The main contribution of this book is the extent to which it fills the research gap that had previously existed within this field. Together the authors address a variety of issues and, in doing so, they challenge several prevailing assumptions about the field. For instance, the contributors go to great lengths to highlight the historical origins and evolution of this field’s key principles and practices, demonstrating that, despite popular conceptions, social finance is not a new trend. This book also challenges the assumption that social impact is always achieved and is always positive. Indeed, the authors frequently highlight the various challenges in aligning social and financial objectives. For instance, to progress the field, investors and intermediaries increasingly demand a standardised measurement system for evaluating social performance, running contrary to the heterogeneous nature of social organisations, their missions and beneficiaries. On this count, Nicholls et al. (chapter 9) offer a valuable insight into the need for social impact in terms of increasing accountability and awareness of ‘what works’, in addition to the limitations of specific measurement approaches, stemming from their underpinning methodological assumptions.

A further contribution of this book is in clarifying different concepts: the authors successfully differentiate key terms such as social finance, social investment, impact investing, microfinance, and microcredit. Such clarity is much needed within this field – from both academic and practitioner perspectives (Daggers & Nicholls, 2017). However, whilst Social Finance takes us considerably closer to a consensus on definitions within the field, it would have further benefited from a definition of philanthropy: despite frequently referring to ‘philanthropy’, ‘philanthropists’, ‘philanthropic capital’, ‘pure philanthropy’, and ‘philanthropic resources’, at no point are any of these terms defined. This is notable given the contributors frequently define and position the various branches of social finance in relation to philanthropy. Consequently, Bishop and Green’s piece on philanthrocapitalism (chapter 4) and John and Emerson’s venture philanthropy piece (chapter 7) remain unclear as to how these trends relate to the broader social finance field.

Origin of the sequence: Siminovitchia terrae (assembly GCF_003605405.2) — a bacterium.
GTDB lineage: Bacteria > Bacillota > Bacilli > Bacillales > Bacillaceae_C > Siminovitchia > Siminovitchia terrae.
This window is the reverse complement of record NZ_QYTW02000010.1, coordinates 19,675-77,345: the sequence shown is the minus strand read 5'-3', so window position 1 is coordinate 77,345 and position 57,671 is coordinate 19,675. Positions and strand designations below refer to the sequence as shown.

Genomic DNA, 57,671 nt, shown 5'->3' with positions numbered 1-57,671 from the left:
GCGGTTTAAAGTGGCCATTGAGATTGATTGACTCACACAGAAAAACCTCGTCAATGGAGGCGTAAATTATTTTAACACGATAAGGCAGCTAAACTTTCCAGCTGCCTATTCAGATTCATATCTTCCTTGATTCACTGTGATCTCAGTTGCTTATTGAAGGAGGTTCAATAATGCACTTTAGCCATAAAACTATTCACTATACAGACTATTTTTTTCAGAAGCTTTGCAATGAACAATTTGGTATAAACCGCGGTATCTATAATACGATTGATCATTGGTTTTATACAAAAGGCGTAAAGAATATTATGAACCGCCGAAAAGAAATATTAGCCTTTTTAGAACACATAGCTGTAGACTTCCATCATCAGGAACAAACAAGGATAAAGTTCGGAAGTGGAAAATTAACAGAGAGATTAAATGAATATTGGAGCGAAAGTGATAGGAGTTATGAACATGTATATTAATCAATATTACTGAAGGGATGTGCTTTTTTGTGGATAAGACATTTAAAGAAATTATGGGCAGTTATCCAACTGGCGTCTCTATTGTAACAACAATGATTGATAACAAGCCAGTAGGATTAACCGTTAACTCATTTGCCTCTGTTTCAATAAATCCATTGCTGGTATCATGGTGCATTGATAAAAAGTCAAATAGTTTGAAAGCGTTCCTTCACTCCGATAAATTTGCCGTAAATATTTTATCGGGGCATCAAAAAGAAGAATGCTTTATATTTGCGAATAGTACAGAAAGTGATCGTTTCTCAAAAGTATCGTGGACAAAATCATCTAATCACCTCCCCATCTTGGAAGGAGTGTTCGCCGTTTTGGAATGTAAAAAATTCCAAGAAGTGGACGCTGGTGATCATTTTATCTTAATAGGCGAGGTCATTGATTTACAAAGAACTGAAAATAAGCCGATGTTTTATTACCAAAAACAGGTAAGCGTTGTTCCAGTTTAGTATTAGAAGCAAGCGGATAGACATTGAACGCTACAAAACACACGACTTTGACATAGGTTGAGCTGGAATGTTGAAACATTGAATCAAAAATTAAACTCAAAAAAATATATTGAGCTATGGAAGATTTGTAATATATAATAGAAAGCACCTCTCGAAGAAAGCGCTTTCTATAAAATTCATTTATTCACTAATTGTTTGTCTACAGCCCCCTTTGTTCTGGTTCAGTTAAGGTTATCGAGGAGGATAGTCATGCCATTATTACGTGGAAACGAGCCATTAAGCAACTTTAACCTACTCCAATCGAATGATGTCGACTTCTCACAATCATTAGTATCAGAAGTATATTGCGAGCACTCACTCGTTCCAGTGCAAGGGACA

Overall, Social Finance presents a well-informed and well-balanced critique of contemporary social finance, narrowing the gap between research and practice in this area. Given its focus and quality, this book would be a useful aid for academics interested in social enterprise and social investment, as well as public policy. As it highlights the variety of social finance tools available along with their related moral and practical challenges, this book would also be a useful reference point for practitioners in social organisations. Part IV in particular would also be of use to policy-makers, given it highlights issues in defining social impact, the promises and limitations of social finance, and potential policies (both regulatory and incentives) for encouraging sustainable development of this rapidly-evolving industry.


References

Daggers, J. & Nicholls, A. (2017). Academic Research into Social Investment and Impact Investing: The Status Quo and Future Research. In: Lehner, O.M., ed., The Routledge Handbook of Social and Sustainable Finance. Oxon, UK: Routledge. pp. 68-82.

Robinson, M. (2016). Social Investment Insights Series: The Size and Composition of Social Investment in the UK. London, UK: Big Society Capital.

US SIF (2016). Report on US Sustainable, Responsible and Impact Investing Trends 2016. Washington, DC: The Forum for Sustainable and Responsible Investment.